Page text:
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Slowing the progression of vascular calcification in hemodialysis.
J Am Soc Nephrol. 2003 Sep; 14(9 Suppl 4):S310-4.JA

Abstract

Hyperphosphatemia and secondary hyperparathyroidism are common complications of ESRD (chronic kidney disease stage 5) that, when untreated, may result in increased morbidity and mortality. Hyperphosphatemia and hypercalcemia have been associated with increased coronary artery calcification. Achieving control of serum phosphorus without increasing serum calcium is an important goal for patients with ESRD. Although calcium-based phosphate binders effectively reduce serum phosphorus and parathyroid hormone concentrations, these agents can lead to hypercalcemia and have been associated with increased vascular calcification. The phosphorus binder sevelamer was developed to overcome the limitations associated with the usual management of hyperphosphatemia and secondary hyperparathyroidism (i.e., mineral salts). Sevelamer, a nonabsorbable hydrogel, is as efficacious as calcium-based phosphate binders for reducing serum phosphorus but does not cause hypercalcemia or other adverse metabolic effects. Sevelamer also exhibits beneficial effects on lipids, consistently and significantly decreasing LDL cholesterol and increasing HDL cholesterol in most studies. In a head-to-head randomized clinical trial, sevelamer and calcium-based binders achieved similarly excellent phosphorus control, but the use of calcium-based binders led to significantly higher serum calcium concentrations and an increased incidence of hypercalcemia and unintended suppression of parathyroid hormone. Treatment with calcium-based binders also led to the progression of coronary artery and aortic calcification, whereas sevelamer attenuated or arrested progression. Strategies that use oral calcium and vitamin D in patients with ESRD should be reexamined, and the potential advantages of sevelamer should be considered when selecting a primary agent to reduce serum phosphorus in hemodialysis patients.

Authors+Show Affiliations

Department of Medicine, University of California San Francisco, San Francisco, California 94118-1211, USA. chertowg@medicine.ucsf.edu

Pub Type(s)

Journal Article
Review

Language

eng

PubMed ID

12939387

Citation

Chertow, Glenn M.. "Slowing the Progression of Vascular Calcification in Hemodialysis." Journal of the American Society of Nephrology : JASN, vol. 14, no. 9 Suppl 4, 2003, pp. S310-4.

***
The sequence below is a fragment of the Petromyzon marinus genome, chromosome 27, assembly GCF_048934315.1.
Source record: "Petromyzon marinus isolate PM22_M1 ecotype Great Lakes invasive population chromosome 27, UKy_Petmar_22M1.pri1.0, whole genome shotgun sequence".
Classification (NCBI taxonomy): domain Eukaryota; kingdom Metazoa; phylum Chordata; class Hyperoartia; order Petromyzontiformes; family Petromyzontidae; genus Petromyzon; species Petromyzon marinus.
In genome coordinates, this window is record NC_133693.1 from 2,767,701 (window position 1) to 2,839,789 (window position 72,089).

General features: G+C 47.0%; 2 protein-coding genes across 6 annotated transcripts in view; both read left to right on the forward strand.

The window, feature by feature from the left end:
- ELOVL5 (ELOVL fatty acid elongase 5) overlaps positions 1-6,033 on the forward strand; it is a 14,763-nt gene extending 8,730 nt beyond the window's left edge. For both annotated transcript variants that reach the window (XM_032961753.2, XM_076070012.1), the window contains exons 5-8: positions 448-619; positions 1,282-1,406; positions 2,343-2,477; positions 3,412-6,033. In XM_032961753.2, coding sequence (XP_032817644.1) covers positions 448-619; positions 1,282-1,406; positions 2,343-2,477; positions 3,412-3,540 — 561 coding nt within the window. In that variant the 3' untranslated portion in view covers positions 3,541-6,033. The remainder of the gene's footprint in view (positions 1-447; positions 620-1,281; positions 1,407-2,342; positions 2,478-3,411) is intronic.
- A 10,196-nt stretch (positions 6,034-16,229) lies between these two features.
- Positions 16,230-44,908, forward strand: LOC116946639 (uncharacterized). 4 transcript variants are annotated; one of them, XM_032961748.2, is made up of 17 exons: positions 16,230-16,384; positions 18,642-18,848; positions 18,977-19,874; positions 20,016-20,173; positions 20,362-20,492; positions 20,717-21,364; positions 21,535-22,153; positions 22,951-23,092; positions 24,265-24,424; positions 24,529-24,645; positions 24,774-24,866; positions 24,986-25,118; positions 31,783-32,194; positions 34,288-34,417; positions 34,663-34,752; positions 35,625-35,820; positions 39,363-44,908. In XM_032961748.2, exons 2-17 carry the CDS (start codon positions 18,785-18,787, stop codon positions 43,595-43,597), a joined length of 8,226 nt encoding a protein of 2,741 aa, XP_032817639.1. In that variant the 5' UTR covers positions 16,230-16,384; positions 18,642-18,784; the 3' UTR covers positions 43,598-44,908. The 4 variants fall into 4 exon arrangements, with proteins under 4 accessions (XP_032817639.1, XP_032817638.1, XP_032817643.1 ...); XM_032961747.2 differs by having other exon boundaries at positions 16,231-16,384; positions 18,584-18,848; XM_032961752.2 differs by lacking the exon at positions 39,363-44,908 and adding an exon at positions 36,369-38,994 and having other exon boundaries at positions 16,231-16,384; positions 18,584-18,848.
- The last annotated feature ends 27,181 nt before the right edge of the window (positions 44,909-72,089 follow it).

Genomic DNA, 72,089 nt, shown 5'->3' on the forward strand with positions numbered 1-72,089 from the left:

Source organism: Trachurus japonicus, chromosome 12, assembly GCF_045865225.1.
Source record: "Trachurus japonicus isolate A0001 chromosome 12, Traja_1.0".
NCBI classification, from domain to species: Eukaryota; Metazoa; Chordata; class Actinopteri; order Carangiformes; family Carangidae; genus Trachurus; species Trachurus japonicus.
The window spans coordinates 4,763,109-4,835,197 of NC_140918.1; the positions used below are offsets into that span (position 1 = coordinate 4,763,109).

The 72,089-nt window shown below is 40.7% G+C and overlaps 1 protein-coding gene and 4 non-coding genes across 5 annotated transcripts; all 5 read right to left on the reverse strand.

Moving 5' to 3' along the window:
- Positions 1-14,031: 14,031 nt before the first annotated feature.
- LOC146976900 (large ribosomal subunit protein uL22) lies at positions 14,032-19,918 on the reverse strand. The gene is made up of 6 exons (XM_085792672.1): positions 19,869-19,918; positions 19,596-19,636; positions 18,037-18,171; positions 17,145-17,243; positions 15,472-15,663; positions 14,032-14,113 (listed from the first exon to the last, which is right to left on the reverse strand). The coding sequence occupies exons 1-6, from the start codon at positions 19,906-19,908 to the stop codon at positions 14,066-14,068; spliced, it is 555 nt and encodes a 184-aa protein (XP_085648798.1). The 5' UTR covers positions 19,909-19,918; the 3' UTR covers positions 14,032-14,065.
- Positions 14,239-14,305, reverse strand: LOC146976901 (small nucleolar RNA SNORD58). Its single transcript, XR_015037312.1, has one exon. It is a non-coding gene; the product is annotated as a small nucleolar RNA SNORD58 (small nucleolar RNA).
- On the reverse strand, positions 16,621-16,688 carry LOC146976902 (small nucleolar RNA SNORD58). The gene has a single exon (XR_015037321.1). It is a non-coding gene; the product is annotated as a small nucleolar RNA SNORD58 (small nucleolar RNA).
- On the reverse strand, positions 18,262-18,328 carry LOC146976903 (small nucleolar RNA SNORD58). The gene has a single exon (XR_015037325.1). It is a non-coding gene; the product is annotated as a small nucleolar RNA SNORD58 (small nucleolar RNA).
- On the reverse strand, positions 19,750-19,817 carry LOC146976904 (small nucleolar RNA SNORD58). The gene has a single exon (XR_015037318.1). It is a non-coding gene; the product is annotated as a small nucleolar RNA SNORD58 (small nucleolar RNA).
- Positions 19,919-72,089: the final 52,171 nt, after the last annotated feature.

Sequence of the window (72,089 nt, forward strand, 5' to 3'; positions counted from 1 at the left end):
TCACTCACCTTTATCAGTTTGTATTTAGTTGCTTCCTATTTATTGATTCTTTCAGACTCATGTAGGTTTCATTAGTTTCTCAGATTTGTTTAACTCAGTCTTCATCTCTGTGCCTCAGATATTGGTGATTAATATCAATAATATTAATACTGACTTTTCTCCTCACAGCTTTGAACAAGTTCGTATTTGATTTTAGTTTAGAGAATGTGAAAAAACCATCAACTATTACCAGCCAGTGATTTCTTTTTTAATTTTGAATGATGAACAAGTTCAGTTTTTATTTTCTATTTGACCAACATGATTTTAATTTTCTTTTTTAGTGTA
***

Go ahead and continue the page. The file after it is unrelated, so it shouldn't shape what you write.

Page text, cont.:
Chertow GM. Slowing the progression of vascular calcification in hemodialysis. J Am Soc Nephrol. 2003;14(9 Suppl 4):S310-4.
Chertow, G. M. (2003). Slowing the progression of vascular calcification in hemodialysis. Journal of the American Society of Nephrology : JASN, 14(9 Suppl 4), S310-4.
Chertow GM. Slowing the Progression of Vascular Calcification in Hemodialysis. J Am Soc Nephrol. 2003;14(9 Suppl 4):S310-4. PubMed PMID: 12939387.
* Article titles in AMA citation format should be in sentence-case
TY - JOUR T1 - Slowing the progression of vascular calcification in hemodialysis. A1 - Chertow,Glenn M, PY - 2003/8/27/pubmed PY - 2003/12/25/medline PY - 2003/8/27/entrez SP - S310 EP - 4 JF - Journal of the American Society of Nephrology : JASN JO - J Am Soc Nephrol VL - 14 IS - 9 Suppl 4 N2 - Hyperphosphatemia and secondary hyperparathyroidism are common complications of ESRD (chronic kidney disease stage 5) that, when untreated, may result in increased morbidity and mortality. Hyperphosphatemia and hypercalcemia have been associated with increased coronary artery calcification. Achieving control of serum phosphorus without increasing serum calcium is an important goal for patients with ESRD. Although calcium-based phosphate binders effectively reduce serum phosphorus and parathyroid hormone concentrations, these agents can lead to hypercalcemia and have been associated with increased vascular calcification. The phosphorus binder sevelamer was developed to overcome the limitations associated with the usual management of hyperphosphatemia and secondary hyperparathyroidism (i.e., mineral salts). Sevelamer, a nonabsorbable hydrogel, is as efficacious as calcium-based phosphate binders for reducing serum phosphorus but does not cause hypercalcemia or other adverse metabolic effects. Sevelamer also exhibits beneficial effects on lipids, consistently and significantly decreasing LDL cholesterol and increasing HDL cholesterol in most studies. In a head-to-head randomized clinical trial, sevelamer and calcium-based binders achieved similarly excellent phosphorus control, but the use of calcium-based binders led to significantly higher serum calcium concentrations and an increased incidence of hypercalcemia and unintended suppression of parathyroid hormone. Treatment with calcium-based binders also led to the progression of coronary artery and aortic calcification, whereas sevelamer attenuated or arrested progression. Strategies that use oral calcium and vitamin D in patients with ESRD should be reexamined, and the potential advantages of sevelamer should be considered when selecting a primary agent to reduce serum phosphorus in hemodialysis patients. SN - 1046-6673 UR - https://www.unboundmedicine.com/medline/citation/12939387/Slowing_the_progression_of_vascular_calcification_in_hemodialysis_ L2 - https://jasn.asnjournals.org/cgi/pmidlookup?view=long&pmid=12939387 DB - PRIME DP - Unbound Medicine ER -